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Review

The Laird of Fort William: William McGillivray and the North West Company

By Irene Termier Gordon

Forging a Fur Empire: Expeditions in the Snake River Country, 1809-1824

By John Phillip Reid

Jedediah Smith: No Ordinary Mountain Man

By Barton H. Barbour

June 30, 2015

Review By Robert Foxcurran and John Jackson

In The Laird of Fort William: William McGillivray and the North West Company, Irene Gordon, a true daughter of the Saskatchewan prairies, has provided an informative outline of the western operations of the North West Company (NWC) as historical background to this long overdue biography of William McGillivray, a major figure in the NWC’s long battle with the Hudson’s Bay Company (HBC) for the Indian Trade of Rupert’s Land. A casual reader or interested scholar will not find a better description of the demands of the trade upon McGillivray and his brothers, Duncan and Simon, who acted as downstream agents defending the NWC’s business in Rupert’s Land and extending the fur trade to the largely unexplored and undeveloped Pacific Northwest. Hampered by what turned out to be a faulty business plan for shipping Columbia and Snake River beaver skins to the China market, the Montreal agents of the NWC could not stem an inevitable downward profit spiral. Unfortunately the author devotes a scant seven and a half pages to a major factor – the NWC’s ill-fated China Trade — in the company’s decline and its 1821 amalgamation with the HBC. Modestly documented with a reasonable bibliography and a few samples of new writing, the “Laird of Fort William” has found his amanuensis in the author’s lively and homely treatment.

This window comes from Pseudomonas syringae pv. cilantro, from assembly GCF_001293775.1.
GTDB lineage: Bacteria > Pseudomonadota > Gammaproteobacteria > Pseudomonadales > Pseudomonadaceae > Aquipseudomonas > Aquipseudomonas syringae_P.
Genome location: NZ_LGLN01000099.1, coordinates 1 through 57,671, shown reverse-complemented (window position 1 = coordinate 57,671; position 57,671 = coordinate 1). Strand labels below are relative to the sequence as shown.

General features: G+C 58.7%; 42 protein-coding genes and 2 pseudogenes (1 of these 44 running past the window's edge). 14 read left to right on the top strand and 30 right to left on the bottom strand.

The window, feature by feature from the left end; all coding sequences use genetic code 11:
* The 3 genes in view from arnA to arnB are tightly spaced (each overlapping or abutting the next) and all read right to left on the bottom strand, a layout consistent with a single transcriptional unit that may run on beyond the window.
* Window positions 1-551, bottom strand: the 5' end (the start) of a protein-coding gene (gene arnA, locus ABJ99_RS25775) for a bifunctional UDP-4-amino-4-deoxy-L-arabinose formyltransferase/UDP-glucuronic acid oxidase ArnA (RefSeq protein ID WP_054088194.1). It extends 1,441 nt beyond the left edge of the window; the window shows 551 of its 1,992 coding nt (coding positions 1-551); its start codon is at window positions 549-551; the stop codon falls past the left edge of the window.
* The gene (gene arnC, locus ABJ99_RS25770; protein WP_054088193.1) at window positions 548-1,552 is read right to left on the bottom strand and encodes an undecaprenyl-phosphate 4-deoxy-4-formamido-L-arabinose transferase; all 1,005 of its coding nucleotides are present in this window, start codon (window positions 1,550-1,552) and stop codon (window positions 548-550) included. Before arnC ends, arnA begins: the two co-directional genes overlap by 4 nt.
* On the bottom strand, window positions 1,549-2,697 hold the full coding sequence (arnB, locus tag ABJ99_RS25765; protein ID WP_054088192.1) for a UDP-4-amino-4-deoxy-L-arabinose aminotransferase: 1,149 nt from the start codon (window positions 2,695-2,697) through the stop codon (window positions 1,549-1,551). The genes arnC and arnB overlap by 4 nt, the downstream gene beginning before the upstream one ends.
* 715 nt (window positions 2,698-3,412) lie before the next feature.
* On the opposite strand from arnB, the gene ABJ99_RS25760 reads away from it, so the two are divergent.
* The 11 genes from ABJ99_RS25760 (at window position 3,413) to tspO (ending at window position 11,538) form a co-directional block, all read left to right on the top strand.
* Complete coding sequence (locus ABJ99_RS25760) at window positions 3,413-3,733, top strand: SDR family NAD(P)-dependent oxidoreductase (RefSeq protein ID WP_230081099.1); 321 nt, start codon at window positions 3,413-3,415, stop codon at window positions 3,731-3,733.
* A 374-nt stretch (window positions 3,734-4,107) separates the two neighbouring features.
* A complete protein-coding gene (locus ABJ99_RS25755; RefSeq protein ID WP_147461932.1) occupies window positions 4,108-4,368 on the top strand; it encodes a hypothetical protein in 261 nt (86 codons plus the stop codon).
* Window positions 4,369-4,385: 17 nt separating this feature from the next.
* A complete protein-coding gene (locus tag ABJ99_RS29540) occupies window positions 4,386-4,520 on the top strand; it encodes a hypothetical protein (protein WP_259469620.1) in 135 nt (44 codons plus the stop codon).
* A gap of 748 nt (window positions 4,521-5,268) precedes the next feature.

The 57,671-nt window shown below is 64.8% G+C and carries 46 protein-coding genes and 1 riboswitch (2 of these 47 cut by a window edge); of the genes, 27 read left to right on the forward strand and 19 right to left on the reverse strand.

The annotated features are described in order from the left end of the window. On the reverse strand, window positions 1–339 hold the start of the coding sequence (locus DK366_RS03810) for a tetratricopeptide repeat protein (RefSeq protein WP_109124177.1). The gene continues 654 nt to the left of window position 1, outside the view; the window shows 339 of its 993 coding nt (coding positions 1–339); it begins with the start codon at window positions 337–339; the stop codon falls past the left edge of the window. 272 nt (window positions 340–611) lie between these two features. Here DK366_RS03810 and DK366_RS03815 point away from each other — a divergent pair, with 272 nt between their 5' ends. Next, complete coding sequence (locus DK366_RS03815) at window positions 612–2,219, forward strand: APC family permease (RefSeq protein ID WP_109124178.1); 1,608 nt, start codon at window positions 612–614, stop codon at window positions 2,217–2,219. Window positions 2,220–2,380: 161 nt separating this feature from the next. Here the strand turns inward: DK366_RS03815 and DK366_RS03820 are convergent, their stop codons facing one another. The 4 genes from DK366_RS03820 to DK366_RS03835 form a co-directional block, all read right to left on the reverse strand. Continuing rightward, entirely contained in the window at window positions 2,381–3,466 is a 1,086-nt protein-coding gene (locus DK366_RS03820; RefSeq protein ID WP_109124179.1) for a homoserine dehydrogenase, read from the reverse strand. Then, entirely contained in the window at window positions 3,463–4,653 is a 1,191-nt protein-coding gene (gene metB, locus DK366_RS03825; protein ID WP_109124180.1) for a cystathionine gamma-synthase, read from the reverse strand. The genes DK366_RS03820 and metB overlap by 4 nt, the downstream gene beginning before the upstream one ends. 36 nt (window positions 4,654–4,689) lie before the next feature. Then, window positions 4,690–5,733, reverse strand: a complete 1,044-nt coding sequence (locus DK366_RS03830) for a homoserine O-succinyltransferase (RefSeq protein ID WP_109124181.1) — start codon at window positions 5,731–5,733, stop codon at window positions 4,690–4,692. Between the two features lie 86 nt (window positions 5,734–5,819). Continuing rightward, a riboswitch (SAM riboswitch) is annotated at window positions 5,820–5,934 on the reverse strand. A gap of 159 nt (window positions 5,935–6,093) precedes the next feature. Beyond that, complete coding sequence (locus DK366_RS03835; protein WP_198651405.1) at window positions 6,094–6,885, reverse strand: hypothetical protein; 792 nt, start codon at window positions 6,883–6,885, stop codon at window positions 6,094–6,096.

The NWC’s expansion to the Pacific slope is also the subject of John Phillip Reid’s Forging a Fur Trade Empire: Expeditions in the Snake River Country, 1809-1824. The author has published several books dealing with this period of the early Pacific Northwest: Patterns of Vengeance: Crosscultural Homicide in the North American Fur Trade (1999) and Contested Empire: Peter Skene Ogden and the Snake River Expeditions (2002). Reid’s fascination with empires has now led to another study of the only two expeditions the NWC managed to put into the field before they realized that the price paid for beaver on the Chinese market was insufficient to support its faulty business plan.

The first 100 pages of Reid’s book contain seventy-eight citations to Alexander Ross’s Fur Hunters of the Far West as the source. This brands Reid as an admiring and uncritical admirer of the data provided by Ross. Reid fails to grasp that Ross’s descriptions of Donald McKenzie, or even of Ross’s own adventures, are an untrustworthy source upon which to build an accurate new version of this oft-told tale of the early Snake River fur trade. Reid, like other fur trade historians lacking collaborative data, takes Ross’s opinions written thirty years later as unchallenged fact. After Ross served as a clerk for the Astorians, the Nor’westers, and the newly amalgamated HBC, the London directorate sent a new overseas governor (George Simpson) west in 1824/25. The astute Simpson saw through Ross without actually meeting him. The self-inflated former clerk was then sent east to return to the unchallenging role of mere schoolmaster. Ross tried to salvage his reputation through the publication decades later of two memoirs based on his experiences in the fur trade, but he was not the man he portrayed himself to be. Reid’s uncritical reliance on a questionable source diminishes this book from a respectable and long-established press.